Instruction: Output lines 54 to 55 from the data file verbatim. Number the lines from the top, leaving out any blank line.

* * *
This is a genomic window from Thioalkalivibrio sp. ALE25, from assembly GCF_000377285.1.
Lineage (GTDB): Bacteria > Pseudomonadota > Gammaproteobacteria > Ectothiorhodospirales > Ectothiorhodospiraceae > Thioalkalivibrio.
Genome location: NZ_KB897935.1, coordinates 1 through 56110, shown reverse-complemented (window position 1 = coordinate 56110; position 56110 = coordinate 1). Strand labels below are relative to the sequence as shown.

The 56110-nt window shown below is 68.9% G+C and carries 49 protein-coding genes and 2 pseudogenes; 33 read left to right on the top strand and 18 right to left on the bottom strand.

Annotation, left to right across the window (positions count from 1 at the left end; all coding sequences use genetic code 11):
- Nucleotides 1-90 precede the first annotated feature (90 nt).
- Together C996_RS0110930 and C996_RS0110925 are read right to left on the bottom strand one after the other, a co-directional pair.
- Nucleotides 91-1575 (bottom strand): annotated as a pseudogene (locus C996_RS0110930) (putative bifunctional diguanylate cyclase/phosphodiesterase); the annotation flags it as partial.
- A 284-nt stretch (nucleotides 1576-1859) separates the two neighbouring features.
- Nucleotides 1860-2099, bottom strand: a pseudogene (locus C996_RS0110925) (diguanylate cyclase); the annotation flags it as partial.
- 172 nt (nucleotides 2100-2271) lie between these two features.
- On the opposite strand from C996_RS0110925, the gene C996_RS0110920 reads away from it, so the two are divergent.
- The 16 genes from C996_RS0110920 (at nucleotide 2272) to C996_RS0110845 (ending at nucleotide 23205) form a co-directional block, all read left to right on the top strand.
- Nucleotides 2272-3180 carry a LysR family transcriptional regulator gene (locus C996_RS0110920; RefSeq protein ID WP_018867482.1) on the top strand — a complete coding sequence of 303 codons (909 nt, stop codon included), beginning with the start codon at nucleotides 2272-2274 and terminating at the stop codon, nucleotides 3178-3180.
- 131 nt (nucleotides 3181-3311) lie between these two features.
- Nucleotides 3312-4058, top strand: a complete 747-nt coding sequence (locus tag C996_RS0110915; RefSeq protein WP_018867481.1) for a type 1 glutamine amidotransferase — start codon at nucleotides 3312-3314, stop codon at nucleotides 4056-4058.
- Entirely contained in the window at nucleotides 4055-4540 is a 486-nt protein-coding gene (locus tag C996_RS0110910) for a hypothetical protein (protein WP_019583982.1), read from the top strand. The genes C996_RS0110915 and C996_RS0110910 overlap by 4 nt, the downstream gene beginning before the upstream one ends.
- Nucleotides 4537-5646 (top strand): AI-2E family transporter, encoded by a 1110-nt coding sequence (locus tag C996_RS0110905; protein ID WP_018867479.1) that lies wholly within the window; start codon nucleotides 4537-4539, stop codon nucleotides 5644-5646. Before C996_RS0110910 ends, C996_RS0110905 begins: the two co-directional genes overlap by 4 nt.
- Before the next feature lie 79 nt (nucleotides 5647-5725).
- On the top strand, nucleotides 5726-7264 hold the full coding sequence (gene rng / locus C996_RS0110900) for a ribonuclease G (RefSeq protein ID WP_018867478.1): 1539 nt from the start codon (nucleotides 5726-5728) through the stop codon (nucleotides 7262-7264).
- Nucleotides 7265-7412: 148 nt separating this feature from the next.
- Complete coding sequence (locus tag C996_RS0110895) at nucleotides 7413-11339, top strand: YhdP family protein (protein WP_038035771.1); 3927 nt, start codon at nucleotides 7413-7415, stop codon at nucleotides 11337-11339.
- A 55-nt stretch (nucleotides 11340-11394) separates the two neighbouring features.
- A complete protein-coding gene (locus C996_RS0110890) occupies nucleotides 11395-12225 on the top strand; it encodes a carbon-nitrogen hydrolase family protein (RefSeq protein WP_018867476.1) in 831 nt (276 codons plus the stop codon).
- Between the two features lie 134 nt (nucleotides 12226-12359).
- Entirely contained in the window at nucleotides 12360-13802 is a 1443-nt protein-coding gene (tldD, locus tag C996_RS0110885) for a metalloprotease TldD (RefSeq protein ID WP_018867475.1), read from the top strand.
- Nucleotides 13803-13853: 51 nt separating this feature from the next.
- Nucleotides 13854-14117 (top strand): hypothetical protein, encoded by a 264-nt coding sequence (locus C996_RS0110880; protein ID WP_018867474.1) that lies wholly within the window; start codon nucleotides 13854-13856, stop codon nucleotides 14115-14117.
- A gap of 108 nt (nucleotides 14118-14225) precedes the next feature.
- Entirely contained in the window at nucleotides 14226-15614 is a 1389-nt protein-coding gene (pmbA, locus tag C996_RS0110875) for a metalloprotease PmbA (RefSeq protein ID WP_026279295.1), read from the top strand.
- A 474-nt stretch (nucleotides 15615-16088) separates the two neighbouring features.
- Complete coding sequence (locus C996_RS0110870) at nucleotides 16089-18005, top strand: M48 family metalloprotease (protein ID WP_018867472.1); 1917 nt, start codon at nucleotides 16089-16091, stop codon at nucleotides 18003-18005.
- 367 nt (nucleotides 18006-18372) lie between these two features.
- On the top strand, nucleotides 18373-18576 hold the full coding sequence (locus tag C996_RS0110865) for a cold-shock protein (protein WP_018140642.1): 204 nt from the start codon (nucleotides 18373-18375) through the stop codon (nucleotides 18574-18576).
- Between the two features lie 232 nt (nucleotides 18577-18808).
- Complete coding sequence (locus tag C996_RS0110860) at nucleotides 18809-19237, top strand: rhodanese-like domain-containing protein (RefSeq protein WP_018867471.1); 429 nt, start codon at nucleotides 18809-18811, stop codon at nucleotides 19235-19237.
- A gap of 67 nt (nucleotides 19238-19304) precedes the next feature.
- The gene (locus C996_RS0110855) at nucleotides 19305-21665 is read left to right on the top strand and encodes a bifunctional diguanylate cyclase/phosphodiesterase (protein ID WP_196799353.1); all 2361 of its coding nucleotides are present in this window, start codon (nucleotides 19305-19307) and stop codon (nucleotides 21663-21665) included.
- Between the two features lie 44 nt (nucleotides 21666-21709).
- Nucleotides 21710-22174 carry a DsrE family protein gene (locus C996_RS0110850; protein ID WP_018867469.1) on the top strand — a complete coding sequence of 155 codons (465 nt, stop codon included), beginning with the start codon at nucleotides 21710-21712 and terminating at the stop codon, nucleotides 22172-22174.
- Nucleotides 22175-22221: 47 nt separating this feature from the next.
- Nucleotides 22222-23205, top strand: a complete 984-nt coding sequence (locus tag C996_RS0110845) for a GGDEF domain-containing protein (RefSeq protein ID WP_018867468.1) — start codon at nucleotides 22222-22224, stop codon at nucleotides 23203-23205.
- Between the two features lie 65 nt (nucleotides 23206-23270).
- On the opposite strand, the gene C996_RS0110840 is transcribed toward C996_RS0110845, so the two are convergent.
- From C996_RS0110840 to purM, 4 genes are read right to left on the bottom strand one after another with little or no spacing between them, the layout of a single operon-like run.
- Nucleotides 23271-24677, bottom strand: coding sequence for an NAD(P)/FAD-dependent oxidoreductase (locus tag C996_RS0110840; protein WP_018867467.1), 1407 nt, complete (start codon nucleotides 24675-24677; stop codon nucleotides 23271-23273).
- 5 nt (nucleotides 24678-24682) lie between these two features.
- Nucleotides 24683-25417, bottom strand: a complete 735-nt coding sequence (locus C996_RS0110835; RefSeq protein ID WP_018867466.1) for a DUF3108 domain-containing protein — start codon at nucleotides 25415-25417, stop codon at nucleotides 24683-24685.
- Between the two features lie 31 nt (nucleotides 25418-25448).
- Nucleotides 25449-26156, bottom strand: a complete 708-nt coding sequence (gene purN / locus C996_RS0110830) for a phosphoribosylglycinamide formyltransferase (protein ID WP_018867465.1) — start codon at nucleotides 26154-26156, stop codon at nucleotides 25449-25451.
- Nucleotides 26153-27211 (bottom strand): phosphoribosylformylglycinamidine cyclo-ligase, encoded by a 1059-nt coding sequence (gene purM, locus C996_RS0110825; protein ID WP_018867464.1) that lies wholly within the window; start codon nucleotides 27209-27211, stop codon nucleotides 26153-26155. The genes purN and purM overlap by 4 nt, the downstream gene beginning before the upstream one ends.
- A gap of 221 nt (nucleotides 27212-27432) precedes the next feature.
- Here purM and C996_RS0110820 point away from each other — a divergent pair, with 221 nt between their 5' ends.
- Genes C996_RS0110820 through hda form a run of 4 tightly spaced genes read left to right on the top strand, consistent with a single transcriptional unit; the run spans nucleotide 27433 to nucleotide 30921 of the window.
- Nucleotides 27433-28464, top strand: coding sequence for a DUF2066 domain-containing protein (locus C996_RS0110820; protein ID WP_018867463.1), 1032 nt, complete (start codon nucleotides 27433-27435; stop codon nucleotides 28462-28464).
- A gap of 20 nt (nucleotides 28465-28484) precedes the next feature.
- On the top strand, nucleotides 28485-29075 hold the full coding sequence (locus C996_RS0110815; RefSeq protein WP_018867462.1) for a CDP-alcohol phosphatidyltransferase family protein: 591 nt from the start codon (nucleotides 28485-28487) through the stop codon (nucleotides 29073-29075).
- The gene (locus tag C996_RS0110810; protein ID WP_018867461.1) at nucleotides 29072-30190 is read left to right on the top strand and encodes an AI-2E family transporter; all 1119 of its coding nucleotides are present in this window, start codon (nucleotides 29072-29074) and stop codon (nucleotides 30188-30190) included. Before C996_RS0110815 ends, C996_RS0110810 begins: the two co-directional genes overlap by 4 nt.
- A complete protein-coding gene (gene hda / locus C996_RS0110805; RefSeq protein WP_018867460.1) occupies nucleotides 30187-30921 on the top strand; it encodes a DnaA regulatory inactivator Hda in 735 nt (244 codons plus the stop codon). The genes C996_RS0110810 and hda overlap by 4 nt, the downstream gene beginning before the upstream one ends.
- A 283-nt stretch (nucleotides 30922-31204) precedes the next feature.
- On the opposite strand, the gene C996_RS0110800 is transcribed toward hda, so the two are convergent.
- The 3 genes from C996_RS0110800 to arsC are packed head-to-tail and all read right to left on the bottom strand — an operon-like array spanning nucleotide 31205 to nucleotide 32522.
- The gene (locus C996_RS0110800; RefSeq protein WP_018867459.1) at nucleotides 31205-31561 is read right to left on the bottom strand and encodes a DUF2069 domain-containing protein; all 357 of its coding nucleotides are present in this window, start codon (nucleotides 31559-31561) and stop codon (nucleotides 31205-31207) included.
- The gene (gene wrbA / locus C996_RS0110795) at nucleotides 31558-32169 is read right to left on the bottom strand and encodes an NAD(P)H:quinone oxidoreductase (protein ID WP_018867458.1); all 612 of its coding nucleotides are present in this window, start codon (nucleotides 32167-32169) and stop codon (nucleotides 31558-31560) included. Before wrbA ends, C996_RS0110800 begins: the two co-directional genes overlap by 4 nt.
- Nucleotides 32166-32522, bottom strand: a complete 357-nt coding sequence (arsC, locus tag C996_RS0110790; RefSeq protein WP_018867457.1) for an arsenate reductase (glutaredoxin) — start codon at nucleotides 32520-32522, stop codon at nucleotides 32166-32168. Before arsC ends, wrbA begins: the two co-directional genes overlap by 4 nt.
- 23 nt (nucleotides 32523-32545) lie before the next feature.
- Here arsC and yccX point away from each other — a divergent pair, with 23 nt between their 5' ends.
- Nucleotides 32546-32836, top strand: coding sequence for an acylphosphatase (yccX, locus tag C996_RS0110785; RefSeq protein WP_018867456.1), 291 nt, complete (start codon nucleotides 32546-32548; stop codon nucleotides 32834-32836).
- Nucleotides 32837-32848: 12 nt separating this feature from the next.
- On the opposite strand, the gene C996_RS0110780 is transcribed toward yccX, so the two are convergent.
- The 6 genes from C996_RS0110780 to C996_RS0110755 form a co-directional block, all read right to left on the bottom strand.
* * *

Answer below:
- Genes C996_RS0110820 through hda form a run of 4 tightly spaced genes read left to right on the top strand, consistent with a single transcriptional unit; the run spans nucleotide 27433 to nucleotide 30921 of the window.
- Nucleotides 27433-28464, top strand: coding sequence for a DUF2066 domain-containing protein (locus C996_RS0110820; protein ID WP_018867463.1), 1032 nt, complete (start codon nucleotides 27433-27435; stop codon nucleotides 28462-28464).